Effects of the WD Treatments on Fruit Carotenoid and Ascorbic Acid Contents Ranged From Negative to Nil to Positive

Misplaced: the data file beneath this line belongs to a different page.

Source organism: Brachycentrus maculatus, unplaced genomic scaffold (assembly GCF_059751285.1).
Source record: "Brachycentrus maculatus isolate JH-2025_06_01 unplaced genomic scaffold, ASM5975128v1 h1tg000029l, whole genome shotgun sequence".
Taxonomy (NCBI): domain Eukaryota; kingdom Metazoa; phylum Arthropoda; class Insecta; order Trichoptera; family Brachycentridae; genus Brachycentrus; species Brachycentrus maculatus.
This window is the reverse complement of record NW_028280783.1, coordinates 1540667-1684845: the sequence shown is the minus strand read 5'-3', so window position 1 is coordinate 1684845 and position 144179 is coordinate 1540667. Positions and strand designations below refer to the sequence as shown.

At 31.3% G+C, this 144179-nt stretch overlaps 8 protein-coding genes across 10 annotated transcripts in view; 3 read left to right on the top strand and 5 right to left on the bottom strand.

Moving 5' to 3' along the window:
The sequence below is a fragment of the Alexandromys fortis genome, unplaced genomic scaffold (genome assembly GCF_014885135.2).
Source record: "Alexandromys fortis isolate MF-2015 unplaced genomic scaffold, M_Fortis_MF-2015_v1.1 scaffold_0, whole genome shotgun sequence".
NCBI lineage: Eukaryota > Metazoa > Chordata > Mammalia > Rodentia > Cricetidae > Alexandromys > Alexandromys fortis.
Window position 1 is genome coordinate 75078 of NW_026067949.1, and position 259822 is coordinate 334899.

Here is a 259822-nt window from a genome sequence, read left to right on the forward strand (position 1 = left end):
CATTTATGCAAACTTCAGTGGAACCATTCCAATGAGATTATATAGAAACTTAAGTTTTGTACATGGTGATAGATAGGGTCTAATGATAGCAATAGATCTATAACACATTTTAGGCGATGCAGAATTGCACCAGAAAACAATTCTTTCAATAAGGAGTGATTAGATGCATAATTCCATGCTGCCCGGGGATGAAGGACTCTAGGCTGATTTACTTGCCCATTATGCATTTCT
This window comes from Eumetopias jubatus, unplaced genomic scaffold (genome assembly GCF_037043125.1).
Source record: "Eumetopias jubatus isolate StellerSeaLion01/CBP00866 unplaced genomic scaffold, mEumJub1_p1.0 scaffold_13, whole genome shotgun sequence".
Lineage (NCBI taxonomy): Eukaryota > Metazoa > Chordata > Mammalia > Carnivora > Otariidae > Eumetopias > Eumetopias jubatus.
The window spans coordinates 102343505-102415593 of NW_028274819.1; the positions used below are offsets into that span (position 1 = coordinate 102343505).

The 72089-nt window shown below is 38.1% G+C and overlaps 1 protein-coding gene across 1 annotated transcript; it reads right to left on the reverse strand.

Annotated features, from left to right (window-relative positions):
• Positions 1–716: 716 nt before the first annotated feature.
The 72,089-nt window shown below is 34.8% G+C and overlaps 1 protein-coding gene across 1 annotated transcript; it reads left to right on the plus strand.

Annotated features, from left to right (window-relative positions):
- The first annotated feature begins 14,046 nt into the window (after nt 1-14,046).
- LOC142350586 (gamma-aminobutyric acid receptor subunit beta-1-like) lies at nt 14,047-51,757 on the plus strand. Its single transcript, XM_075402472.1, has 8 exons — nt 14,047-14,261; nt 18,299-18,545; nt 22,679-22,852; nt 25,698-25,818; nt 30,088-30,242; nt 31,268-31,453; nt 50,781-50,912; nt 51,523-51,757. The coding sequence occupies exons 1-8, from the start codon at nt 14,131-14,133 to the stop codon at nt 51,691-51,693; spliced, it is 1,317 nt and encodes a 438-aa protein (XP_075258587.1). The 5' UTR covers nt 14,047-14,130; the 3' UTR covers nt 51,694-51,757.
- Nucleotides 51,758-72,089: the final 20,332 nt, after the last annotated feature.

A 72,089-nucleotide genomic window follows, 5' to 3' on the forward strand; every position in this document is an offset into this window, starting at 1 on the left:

Fruits supply a large range of health-promoting phytochemicals, of which secondary metabolites, primarily terpenoids (carotenoids, ABA, and others), and phenolic compounds, are the largest group along with AsA. Of all of the environmental factors that play a stimulating role in the synthesis and accumulation of useful phytochemicals in fruits, moderate stress, and more specifically, controlled drought may influence the metabolism of these phytochemicals via at least two major mechanisms that are not mutually exclusive and that may even interact (Nora et al., 2012; Poiroux-Gonord et al., 2013; Fanciullino et al., 2014). Firstly, drought typically induces a decrease in net photosynthesis which reduces the supply of primary metabolites to the fruits that are the major source of precursors for the biosynthesis of phenolic compounds, carotenoids, and AsA. Secondly, drought may exacerbate oxidative stress and signaling which is known to directly and indirectly influence the biosynthetic pathways of these compounds in leaves (Fanciullino et al., 2014). In the present study, the effects of the WD treatments on fruit carotenoid content ranged on a DM basis from negative, to nil to positive depending on genotype and stress intensity (S1 and S2 fruits). This is in complete agreement with divergent responses reported in the litterature (reviewed by Ripoll et al., 2014). Similarly, total AsA was reduced in S1 fruits of all genotype but one (LA1420), whereas more variable effects were observed in S2 fruits. Many studies reported positive effects of WD on AsA (Zushi and Matsuzoe, 1998; Veit-Köhler et al., 1999; Favati et al., 2009; Murshed et al., 2013), but also indicated variable effects depending on genetic and seasonal factors or the intensity and duration of the treatment. In S1 fruits, carotenoid accumulation (on a DM basis) was increased in four genotypes and reduced in four other genotypes including cherry tomato and large-fruit genotypes. Taken together, our observations confirm previous observations (Poiroux-Gonord et al., 2013) that tend to refute the hypothesis that the supply of carbon to fruit determines carotenoid synthesis. In tomato fruits, the absence of correlation between sugars and reduced AsA content also suggests that fruit AsA content is not limited by leaf photosynthesis or sugar availability (Gautier et al., 2009). Variations in carotenoids and AsA content would therefore result from stress-induced cellular redox changes (Fanciullino et al., 2014). In tomato plants, AsA content has been suggested to correlate with resistance to WD (Zhang et al., 2011; Garchery et al., 2013). However in the present study, only one genotype (LA1420) exhibited an adaptive response at the fruit level through an increase in both carotenoid and AsA contents. On a fresh matter basis, the fruit content in phytonutrients was improved by the WD treatments only in the cherry tomato Cervil and in the small fruit size genotypes (LA1420 and Plovdiv) through an increase in reduced AsA. This increase resulted mainly from concentration effects than from metabolic stimulation, in agreement with recent findings (Ripoll et al., 2015).